I find myself functioning within the “better late than never principle” more often than I like to admit. My frequent delays bedevils many in my life (particularly my punctual husband), but as I built this career as a writer/teacher/canning crusader, I find that there is nearly always more for me to do than there is time in which to do it. So tasks back up, I take days to answer questions and I don’t always do everything I promised within the timeframe I had hoped.
Like this post on canning with one piece lids. I had intended to write it the week I posted the Fillmore Container giveaway, but it just didn’t happen then. Happily, it’s happening today. Better late than never, right?
So. When it comes to home canning, the USDA and the National Center for Home Food Preservation recommend that we use mason jars with two piece lids. These two part lids are recommended because they are easy to use, known to seal reliably, and it’s easy to tell if the jars sealed (remove rings and grasp edges of lid. If it holds fast, it is sealed).
One piece lids are a little bit more mysterious. For a first time user, there’s not a lot of information about which one piece lids are right for home canning, how to prepare them for canning and even how tightly you should turn them to ensure a good seal.
When you buy one piece lids for canning, you want to get ones that are lined with plastisol, have a button in the center (to better show that it has sealed) and are expressly designed for boiling water bath canning (do not order the ones that are for hot fill only). You don’t want to use lug lids, as they don’t fit mason jars.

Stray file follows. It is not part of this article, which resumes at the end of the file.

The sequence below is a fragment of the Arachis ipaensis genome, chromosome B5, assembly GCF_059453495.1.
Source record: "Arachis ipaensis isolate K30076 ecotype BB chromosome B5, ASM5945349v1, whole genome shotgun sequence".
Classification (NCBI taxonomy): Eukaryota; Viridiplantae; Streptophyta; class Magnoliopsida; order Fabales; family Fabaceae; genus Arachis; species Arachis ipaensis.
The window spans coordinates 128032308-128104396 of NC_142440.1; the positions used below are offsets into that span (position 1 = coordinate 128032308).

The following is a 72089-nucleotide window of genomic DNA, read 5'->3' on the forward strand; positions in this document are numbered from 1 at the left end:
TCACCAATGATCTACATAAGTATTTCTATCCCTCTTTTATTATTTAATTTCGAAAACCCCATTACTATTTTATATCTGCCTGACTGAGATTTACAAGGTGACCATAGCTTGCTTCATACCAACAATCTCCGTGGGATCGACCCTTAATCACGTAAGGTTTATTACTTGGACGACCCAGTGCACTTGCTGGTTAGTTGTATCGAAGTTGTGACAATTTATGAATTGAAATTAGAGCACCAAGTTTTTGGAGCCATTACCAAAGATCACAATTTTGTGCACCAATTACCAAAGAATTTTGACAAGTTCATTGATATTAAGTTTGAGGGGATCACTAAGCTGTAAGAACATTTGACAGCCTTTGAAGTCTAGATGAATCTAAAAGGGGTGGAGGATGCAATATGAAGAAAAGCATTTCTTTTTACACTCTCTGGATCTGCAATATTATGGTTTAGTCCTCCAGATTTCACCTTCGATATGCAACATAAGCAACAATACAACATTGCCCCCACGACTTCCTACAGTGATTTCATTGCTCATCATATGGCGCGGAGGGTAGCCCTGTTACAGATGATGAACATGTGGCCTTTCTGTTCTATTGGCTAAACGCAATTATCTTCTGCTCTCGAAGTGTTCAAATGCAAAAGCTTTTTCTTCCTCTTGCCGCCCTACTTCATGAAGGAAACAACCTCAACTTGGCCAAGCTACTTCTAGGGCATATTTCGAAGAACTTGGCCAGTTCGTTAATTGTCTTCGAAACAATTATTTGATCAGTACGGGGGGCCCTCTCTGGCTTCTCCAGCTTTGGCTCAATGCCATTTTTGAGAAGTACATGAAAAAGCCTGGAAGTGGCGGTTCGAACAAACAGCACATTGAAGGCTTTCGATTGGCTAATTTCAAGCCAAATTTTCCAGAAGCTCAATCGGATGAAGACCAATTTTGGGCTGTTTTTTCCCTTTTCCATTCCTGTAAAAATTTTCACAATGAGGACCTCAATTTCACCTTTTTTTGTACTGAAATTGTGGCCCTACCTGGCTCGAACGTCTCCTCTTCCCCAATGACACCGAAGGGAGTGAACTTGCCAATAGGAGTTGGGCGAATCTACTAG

When you’re ready to can with these lids, place them in a small saucepan (just like you would with your flat lids), cover them with warm water and place on the stove.
Bring the lids to a gentle boil, reduce the temperature and simmer the lids for approximately 10 minutes before applying the lids.
When you’re ready to close your jars, use a jar lifter to pull the lids out of the water, one at a time. Make sure to have a towel or hot pad handy so that you don’t burn your hands while tightening down the lids. When you screw this lids on, you only want to tighten them to the point when you feel the rim of the jar make contact with the sealing compound. Don’t go any tighter or the air won’t be able to escape and you will have compromised your seal.
Place capped jars into your boiling water bath and process as you would any other jar. When the time is up, turn off the heat, remove the lid from the pot and let the jars remain in the hot water for an additional five minutes. This extended heat exposure helps reduce siphoning and gives the sealing compound just a little bit more time to soften and develop a relationship with the rim of the jar.
Remove jars from water bath and place them on a folded kitchen towel to cool. Don’t hover over your jars, give them some time to create their vacuum. These lids often take longer to seal than their two piece brethren, so don’t start panicking if they take an hour or more to finally pop.
When jars are cool, test seals by pushing down on the lid of the jar. If the lid is firm and the button is concave, they are ready to be stored in the pantry. If you have any doubts about the quality of your seal, place the jar in the refrigerator and use the product promptly.